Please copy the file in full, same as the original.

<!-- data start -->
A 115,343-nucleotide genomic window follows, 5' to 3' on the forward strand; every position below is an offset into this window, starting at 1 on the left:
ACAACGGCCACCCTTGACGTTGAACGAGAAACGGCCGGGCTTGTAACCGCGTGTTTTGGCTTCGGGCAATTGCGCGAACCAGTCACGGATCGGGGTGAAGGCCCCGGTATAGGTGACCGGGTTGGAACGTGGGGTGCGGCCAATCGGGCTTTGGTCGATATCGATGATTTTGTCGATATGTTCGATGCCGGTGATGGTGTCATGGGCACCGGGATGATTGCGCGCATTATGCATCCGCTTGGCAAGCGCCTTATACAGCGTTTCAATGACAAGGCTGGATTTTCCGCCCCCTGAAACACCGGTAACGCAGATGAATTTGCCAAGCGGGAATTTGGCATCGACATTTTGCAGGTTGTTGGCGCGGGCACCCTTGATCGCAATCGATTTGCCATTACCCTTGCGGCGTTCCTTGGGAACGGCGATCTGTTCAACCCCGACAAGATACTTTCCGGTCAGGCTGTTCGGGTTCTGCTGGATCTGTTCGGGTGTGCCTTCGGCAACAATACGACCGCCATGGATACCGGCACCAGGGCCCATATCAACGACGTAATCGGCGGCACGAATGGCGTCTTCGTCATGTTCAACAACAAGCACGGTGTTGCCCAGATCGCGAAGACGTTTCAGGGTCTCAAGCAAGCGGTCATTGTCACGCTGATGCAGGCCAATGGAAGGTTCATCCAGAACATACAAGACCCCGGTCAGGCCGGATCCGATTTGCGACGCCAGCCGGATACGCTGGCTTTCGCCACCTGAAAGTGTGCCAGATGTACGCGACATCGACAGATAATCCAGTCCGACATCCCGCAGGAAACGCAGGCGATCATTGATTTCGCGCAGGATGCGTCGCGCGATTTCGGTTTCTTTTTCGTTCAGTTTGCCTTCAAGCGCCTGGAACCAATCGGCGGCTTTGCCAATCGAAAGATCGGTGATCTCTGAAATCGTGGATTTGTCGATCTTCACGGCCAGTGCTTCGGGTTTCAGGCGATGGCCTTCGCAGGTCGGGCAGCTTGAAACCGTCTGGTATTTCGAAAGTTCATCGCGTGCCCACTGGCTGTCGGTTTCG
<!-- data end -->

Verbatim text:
A 115,343-nucleotide genomic window follows, 5' to 3' on the forward strand; every position below is an offset into this window, starting at 1 on the left:
ACAACGGCCACCCTTGACGTTGAACGAGAAACGGCCGGGCTTGTAACCGCGTGTTTTGGCTTCGGGCAATTGCGCGAACCAGTCACGGATCGGGGTGAAGGCCCCGGTATAGGTGACCGGGTTGGAACGTGGGGTGCGGCCAATCGGGCTTTGGTCGATATCGATGATTTTGTCGATATGTTCGATGCCGGTGATGGTGTCATGGGCACCGGGATGATTGCGCGCATTATGCATCCGCTTGGCAAGCGCCTTATACAGCGTTTCAATGACAAGGCTGGATTTTCCGCCCCCTGAAACACCGGTAACGCAGATGAATTTGCCAAGCGGGAATTTGGCATCGACATTTTGCAGGTTGTTGGCGCGGGCACCCTTGATCGCAATCGATTTGCCATTACCCTTGCGGCGTTCCTTGGGAACGGCGATCTGTTCAACCCCGACAAGATACTTTCCGGTCAGGCTGTTCGGGTTCTGCTGGATCTGTTCGGGTGTGCCTTCGGCAACAATACGACCGCCATGGATACCGGCACCAGGGCCCATATCAACGACGTAATCGGCGGCACGAATGGCGTCTTCGTCATGTTCAACAACAAGCACGGTGTTGCCCAGATCGCGAAGACGTTTCAGGGTCTCAAGCAAGCGGTCATTGTCACGCTGATGCAGGCCAATGGAAGGTTCATCCAGAACATACAAGACCCCGGTCAGGCCGGATCCGATTTGCGACGCCAGCCGGATACGCTGGCTTTCGCCACCTGAAAGTGTGCCAGATGTACGCGACATCGACAGATAATCCAGTCCGACATCCCGCAGGAAACGCAGGCGATCATTGATTTCGCGCAGGATGCGTCGCGCGATTTCGGTTTCTTTTTCGTTCAGTTTGCCTTCAAGCGCCTGGAACCAATCGGCGGCTTTGCCAATCGAAAGATCGGTGATCTCTGAAATCGTGGATTTGTCGATCTTCACGGCCAGTGCTTCGGGTTTCAGGCGATGGCCTTCGCAGGTCGGGCAGCTTGAAACCGTCTGGTATTTCGAAAGTTCATCGCGTGCCCACTGGCTGTCGGTTTCG